For example, the mounting means described above mayinclude stop means to prevent rotation of the legs beyond two extreme positions, one of the extreme positions being between each of the mounting means on the straight line extending through them, and the other of 'the extreme positions being perpendicular to the straight line.
In addition, enlargement means may be additionally provided on the legs both to prevent them from sliding outwardly between the mattress and support and to prevent substantial rotational movement thereof relative to the frame member.
According to another feature of the invention the second. means described above may have a relatively high coeflicient of friction with the mattress covering material provided on the legs to prevent both rotational and translational movement thereof between the mattress and support.
According to an aspect of the invention, preferably the above-described second means includes specifically a rubber cap to fit over each end of each corresponding leg.
Actually in this case, the pair of rubber caps to fit over It is to be noted further that it is an advantage of the invention that the bed rail of the invention is mechanically stable while in use but is just as compact as collapsible bed rails of the prior art in view of the fact that theheight of the frame member is substantially the same 1n either case.
The above described and other objects and advantages of the present invention will be better understood when considered with the following description taken in connection with the accompanying drawings made a part of this specification, wherein several embodiments are illustrated by way of example. The device of the present invention is by no means limited to the specific embodiments illustrated in the drawings since they are shown merely for purposes of description.
Fig. 1 is a perspective view of a mattress and a set of boxed springs with a pair of bed rails of the present invention mounted thereon;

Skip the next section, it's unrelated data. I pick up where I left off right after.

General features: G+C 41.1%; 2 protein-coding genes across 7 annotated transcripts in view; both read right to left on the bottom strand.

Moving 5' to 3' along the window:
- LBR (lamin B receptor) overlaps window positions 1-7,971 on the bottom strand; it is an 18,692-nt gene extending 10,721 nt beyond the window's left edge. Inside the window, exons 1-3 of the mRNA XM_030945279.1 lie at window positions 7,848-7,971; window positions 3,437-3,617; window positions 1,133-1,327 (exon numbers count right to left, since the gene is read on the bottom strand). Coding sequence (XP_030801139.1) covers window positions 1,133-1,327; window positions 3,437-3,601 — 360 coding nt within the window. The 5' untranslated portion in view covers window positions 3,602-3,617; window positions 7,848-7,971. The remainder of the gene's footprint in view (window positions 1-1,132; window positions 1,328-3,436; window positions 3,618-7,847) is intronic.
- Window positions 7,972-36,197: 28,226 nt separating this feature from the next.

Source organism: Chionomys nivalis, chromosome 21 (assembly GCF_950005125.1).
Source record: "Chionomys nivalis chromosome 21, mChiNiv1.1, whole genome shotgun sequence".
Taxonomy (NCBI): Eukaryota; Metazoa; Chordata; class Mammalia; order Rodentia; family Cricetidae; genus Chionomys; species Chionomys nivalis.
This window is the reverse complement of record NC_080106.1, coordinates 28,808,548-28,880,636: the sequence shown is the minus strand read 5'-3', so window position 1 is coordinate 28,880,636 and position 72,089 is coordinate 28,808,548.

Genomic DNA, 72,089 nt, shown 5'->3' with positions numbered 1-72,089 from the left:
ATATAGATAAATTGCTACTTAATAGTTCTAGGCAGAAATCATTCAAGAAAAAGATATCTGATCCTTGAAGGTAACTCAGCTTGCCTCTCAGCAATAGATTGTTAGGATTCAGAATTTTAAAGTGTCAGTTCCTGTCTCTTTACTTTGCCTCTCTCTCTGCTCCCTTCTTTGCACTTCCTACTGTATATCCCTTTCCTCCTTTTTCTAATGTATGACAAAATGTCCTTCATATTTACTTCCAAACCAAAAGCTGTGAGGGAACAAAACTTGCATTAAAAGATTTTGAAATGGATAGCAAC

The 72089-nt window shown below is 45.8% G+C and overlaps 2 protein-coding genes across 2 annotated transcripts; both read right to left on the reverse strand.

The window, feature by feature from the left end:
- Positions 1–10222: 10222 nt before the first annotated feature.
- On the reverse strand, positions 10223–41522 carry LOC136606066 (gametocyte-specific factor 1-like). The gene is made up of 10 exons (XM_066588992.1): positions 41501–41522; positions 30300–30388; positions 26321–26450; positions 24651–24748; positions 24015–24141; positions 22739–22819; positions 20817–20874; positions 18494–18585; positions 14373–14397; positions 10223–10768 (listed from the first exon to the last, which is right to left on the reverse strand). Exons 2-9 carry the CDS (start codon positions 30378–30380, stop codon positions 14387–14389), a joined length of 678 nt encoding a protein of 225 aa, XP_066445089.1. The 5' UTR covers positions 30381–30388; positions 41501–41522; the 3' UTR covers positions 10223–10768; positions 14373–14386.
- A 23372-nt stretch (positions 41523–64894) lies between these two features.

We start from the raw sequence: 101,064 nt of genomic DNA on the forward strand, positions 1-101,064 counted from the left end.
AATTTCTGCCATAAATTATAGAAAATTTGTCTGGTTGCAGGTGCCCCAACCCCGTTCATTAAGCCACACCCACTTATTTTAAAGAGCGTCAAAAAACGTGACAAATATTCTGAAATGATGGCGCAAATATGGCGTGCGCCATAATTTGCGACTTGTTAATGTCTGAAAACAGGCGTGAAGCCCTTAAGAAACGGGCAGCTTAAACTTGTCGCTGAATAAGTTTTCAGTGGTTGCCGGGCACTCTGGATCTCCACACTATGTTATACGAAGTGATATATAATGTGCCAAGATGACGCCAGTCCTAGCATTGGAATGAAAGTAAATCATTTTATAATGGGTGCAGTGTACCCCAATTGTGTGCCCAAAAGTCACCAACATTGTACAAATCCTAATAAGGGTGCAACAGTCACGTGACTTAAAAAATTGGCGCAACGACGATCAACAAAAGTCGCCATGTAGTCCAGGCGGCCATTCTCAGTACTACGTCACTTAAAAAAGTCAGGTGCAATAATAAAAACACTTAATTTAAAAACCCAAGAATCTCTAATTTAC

Fig. 2 is a plan view of one of the bed rails;
Fig. 3 is a front elevational view of the bed rail shown in Fig. 2;
Fig. 4 is a broken away sectional view taken on the line 44 shown in Fig. 2;
Fig. 5 is a sectional view taken on the line 5-5 shown in Fig. 4; and
Fig. 6 is an exploded view of the structure shown in Fig. 4.
In the drawing in Fig. 1 a bed 10 is shown comprising a mattress 12 and a set of boxed springs 14, with legs 16 mounted thereon. A pair of bed rails 18 and 20 constructed in accordance with the present invention are provided, bed rail 18 comprising a frame member 22 having mounting means 24 and 25 at its lower end to rotatably mount a pair of legs 26 and 28 to fit between the mattress 12 and set of boxed springs 14. Frame member 22 comprises simply an inverted U-shaped member 30 made out of a hollow tube with a hollow tubular brace 32 extending across and connected to each leg of the U-shaped member 30.
As shown in Fig. 2, rubber caps 34 and 36 are cupped over the ends of bed rail legs 26 and 28, respectively, both to provide enlargement means to prevent the bed rail 10 --from slipping outwardly'from the space between mattress 12'and set of boxed springs 14, and to provide a high friction surface for the cloths covering both mattress 12 and set of boxed springs 14. It is to be noted from Fig. 2 that legs 26 and 28 may be rotated to positions indicated by dotted lines 38 and 40 respectively outlining the shapes of rubber caps 34 and 36 when legs are rotated to a position pointing toward each other in-line with a straight line through mounting means 24.